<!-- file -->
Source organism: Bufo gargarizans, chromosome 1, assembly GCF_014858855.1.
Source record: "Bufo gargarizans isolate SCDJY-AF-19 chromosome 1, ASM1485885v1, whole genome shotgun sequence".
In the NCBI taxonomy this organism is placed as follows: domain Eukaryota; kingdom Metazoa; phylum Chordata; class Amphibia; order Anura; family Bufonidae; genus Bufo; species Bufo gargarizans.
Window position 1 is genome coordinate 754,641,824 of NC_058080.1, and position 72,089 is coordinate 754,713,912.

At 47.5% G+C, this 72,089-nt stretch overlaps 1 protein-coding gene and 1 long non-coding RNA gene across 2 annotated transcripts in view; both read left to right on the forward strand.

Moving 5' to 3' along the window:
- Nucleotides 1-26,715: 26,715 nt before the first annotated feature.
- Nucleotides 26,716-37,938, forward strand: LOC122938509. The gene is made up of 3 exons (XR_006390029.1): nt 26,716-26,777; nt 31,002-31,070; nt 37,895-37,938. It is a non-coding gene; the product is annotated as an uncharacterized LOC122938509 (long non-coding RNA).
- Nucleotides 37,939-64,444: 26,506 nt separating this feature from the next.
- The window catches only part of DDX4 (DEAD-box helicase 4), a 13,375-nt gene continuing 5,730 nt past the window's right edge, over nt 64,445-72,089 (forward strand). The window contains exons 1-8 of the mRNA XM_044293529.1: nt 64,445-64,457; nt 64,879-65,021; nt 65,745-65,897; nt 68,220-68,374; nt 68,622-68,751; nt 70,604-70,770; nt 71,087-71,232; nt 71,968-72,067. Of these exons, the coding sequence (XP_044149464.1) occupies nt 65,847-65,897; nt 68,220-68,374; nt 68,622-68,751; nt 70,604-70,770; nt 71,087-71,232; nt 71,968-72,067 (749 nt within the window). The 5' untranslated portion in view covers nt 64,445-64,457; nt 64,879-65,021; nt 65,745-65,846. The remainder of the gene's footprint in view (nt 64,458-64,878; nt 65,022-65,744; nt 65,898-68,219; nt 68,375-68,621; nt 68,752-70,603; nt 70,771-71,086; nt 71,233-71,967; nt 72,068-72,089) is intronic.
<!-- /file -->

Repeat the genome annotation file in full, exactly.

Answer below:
Source organism: Bufo gargarizans, chromosome 1, assembly GCF_014858855.1.
Source record: "Bufo gargarizans isolate SCDJY-AF-19 chromosome 1, ASM1485885v1, whole genome shotgun sequence".
In the NCBI taxonomy this organism is placed as follows: domain Eukaryota; kingdom Metazoa; phylum Chordata; class Amphibia; order Anura; family Bufonidae; genus Bufo; species Bufo gargarizans.
Window position 1 is genome coordinate 754,641,824 of NC_058080.1, and position 72,089 is coordinate 754,713,912.

At 47.5% G+C, this 72,089-nt stretch overlaps 1 protein-coding gene and 1 long non-coding RNA gene across 2 annotated transcripts in view; both read left to right on the forward strand.

Moving 5' to 3' along the window:
- Nucleotides 1-26,715: 26,715 nt before the first annotated feature.
- Nucleotides 26,716-37,938, forward strand: LOC122938509. The gene is made up of 3 exons (XR_006390029.1): nt 26,716-26,777; nt 31,002-31,070; nt 37,895-37,938. It is a non-coding gene; the product is annotated as an uncharacterized LOC122938509 (long non-coding RNA).
- Nucleotides 37,939-64,444: 26,506 nt separating this feature from the next.
- The window catches only part of DDX4 (DEAD-box helicase 4), a 13,375-nt gene continuing 5,730 nt past the window's right edge, over nt 64,445-72,089 (forward strand). The window contains exons 1-8 of the mRNA XM_044293529.1: nt 64,445-64,457; nt 64,879-65,021; nt 65,745-65,897; nt 68,220-68,374; nt 68,622-68,751; nt 70,604-70,770; nt 71,087-71,232; nt 71,968-72,067. Of these exons, the coding sequence (XP_044149464.1) occupies nt 65,847-65,897; nt 68,220-68,374; nt 68,622-68,751; nt 70,604-70,770; nt 71,087-71,232; nt 71,968-72,067 (749 nt within the window). The 5' untranslated portion in view covers nt 64,445-64,457; nt 64,879-65,021; nt 65,745-65,846. The remainder of the gene's footprint in view (nt 64,458-64,878; nt 65,022-65,744; nt 65,898-68,219; nt 68,375-68,621; nt 68,752-70,603; nt 70,771-71,086; nt 71,233-71,967; nt 72,068-72,089) is intronic.